Backyard Birds

Pohnpei Starlings or Pohnpei Mountain Starlings or Ponape Mountain Starlings

The Pohnpei Starlings (Aplonis pelzelni), also known as Pohnpei Mountain Starling or Ponape Mountain Starling, is an extremely rare or possibly extinct bird from the family of starlings (Sturnidae). It is (or was) endemic to the island of Pohnpei (Federated States of Micronesia) in the Pacific Ocean. It was called “sie” (pronounced see-ah) by the Pohnpei islanders. It was named after the Austrian ornithologist August von Pelzeln (1825 – 1891).


The Pohnpei Starling reached a size of 19 cm. It was generally dark with sooty brown upperparts. The head was darker and exhibit a black forehead and black lores. The wings, the rump, the uppertail coverts and the tail were paler and were showing a stronger brown colouring at the head. The underparts were washed olive brown. The bill and the feet were black. The iris was brown.

The juveniles were looking similar to the adults except for the upperparts of their plumage which had exhibit a paler brown.

Its call consists of a bell-like shrill see-ay.


The Pohnpei Starling was native to dark damply mountain forests in altitudes above 425 m asl but it was also observed in plantages and in lower altitudes. The last specimen was shot in an altitude of 750 m asl.

Ecology and Diet

It was a non-migratory bird and it was defended its territory by pairs. It foraged diurnial and its diet consisted of flowers, berries and seeds of evergreen bushes and trees as well as insects and maggots. Reports that it has build its nest in tree holes are unconfirmed.

Threats and Extinction

The Pohnpei Starling was discovered by the Polish ethnographer John Stanislaw Kubary (1846 – 1896) and first described by German ornithologist Otto Finsch in 1876. The holotype which was deposited at the Godeffroy Museum in Hamburg, Germany for a while is now at the Museum Naturalis in Leiden, Netherlands. It seems that this bird was rather common at the beginning of the 1930s. 60 specimens were obtained during the Whitney South Seas Expedition led by William Coultas in 1930 and 1931. One specimen was shot by Lawrence P. Richards in 1948 who sent the skin to the Bishop Museum in Honolulu, Hawaii. In 1956 ornithologist Joe T. Marshall was the last western scientist who saw this bird alive. Marshall shot two specimens and sent the skins to the Smithsonian Institution in Washington. Afterwards this bird was lost. In 1973 or 1974 it was apparently sighted at the Nantolemal Point but this unconfirmed. After several unconfirmed reports by Pohnpei islanders there were surveys in 1976, 1977, and 1983 which were unfortunately failed. In 1990 it was classified as extinct by the IUCN until ornithologist William T. Buden obtained a dead female at July 4, 1995 which was shot by a native guide at a herpetological expedition during 1994. Therefor the IUCN has reclassified it as critically endangered in 2000. Nevertheless, this is currently the last liable evidence for that species.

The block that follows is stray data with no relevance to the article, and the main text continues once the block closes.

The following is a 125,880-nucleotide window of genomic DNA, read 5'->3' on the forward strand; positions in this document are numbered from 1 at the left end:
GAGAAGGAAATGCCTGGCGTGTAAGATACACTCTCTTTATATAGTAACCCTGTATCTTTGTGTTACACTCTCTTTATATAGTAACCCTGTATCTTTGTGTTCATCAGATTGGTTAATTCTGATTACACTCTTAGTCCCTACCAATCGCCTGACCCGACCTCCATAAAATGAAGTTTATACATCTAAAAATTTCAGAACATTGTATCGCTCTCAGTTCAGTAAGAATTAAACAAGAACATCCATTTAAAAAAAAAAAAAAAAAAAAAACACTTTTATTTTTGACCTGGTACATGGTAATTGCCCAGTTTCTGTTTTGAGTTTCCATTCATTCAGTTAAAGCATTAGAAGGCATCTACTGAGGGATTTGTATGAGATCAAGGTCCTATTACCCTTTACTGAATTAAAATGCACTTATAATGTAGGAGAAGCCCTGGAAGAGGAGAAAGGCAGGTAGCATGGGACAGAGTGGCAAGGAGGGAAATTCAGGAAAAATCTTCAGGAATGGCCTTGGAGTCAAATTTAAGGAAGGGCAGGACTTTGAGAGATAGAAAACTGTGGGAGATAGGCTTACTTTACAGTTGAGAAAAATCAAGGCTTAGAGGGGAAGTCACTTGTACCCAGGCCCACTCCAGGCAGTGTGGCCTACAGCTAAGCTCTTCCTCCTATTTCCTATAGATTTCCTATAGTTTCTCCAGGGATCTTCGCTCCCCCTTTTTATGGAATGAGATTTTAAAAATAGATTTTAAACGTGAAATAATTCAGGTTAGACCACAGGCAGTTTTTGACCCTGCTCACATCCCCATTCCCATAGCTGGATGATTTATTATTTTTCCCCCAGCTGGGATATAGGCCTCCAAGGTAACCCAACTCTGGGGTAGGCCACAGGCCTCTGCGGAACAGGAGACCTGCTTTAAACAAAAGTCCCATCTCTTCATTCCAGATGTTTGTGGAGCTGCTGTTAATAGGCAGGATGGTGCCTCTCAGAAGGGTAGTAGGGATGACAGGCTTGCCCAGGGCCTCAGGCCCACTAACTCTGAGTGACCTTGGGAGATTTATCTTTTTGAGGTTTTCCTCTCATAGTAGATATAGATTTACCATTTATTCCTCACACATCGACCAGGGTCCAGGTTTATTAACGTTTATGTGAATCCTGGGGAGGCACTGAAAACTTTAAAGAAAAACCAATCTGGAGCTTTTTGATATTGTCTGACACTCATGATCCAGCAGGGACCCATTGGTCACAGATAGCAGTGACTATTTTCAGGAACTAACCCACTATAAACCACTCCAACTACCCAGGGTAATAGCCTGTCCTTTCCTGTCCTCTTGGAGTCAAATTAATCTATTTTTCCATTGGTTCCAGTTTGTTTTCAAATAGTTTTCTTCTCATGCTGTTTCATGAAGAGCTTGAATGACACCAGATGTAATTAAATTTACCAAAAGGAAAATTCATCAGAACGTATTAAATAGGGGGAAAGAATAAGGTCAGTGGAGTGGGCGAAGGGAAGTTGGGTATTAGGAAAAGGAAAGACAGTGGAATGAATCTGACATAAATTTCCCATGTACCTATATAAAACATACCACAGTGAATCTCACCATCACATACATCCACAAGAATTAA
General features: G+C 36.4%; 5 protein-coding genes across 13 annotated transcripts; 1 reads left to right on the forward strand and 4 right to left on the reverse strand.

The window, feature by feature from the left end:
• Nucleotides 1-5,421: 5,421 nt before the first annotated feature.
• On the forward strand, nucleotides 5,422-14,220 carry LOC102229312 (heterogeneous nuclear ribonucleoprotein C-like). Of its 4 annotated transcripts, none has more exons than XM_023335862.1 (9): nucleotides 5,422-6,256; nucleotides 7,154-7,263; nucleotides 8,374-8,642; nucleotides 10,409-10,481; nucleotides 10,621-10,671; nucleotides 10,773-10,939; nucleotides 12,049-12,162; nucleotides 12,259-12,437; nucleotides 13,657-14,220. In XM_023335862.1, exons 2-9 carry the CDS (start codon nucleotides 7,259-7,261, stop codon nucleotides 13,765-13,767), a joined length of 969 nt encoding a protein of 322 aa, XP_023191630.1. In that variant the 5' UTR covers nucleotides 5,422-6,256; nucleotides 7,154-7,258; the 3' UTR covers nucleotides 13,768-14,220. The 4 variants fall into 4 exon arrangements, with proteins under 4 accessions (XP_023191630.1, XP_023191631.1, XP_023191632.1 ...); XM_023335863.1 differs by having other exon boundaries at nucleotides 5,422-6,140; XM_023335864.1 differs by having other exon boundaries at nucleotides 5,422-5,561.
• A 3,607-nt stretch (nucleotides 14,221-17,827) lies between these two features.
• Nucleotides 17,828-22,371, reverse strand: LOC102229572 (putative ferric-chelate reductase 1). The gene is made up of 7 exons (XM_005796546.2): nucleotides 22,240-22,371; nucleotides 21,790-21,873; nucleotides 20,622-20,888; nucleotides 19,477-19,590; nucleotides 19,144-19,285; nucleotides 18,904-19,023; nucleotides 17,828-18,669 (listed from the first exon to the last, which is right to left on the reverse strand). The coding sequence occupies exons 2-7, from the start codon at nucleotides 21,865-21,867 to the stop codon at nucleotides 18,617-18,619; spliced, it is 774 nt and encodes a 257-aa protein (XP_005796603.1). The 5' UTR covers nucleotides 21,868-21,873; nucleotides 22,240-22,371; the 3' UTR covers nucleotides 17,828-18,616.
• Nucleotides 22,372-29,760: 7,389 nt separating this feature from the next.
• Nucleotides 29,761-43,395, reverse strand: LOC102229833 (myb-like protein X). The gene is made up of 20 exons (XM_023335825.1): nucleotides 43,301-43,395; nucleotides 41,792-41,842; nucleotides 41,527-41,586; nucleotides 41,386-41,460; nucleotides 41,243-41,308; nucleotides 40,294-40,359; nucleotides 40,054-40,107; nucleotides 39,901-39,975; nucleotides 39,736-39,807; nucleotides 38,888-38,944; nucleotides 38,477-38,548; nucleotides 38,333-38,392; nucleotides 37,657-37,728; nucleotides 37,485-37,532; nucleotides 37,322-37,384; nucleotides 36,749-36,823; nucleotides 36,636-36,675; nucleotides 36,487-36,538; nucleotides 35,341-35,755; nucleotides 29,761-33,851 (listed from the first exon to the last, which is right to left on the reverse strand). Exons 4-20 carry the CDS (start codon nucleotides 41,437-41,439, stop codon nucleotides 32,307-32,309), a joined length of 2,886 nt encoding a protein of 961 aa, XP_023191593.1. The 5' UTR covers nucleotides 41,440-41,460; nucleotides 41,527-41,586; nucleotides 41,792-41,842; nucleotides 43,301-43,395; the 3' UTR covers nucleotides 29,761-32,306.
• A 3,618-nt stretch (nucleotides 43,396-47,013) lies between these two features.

The reasons for its vanishing remained unknown. Competition with other bird species and the bird hunting have played certainly an important role and as with many bird species on islands the clutches were plundered by rats. Habitat loss might have played a minor role because even if 37 percent of the highland forests were cleared between 1975 and 1995 a large part of its habitat is still remain.


Gordon Ramel

Gordon is an ecologist with two degrees from Exeter University. He's also a teacher, a poet and the owner of 1,152 books. Oh - and he wrote this website.

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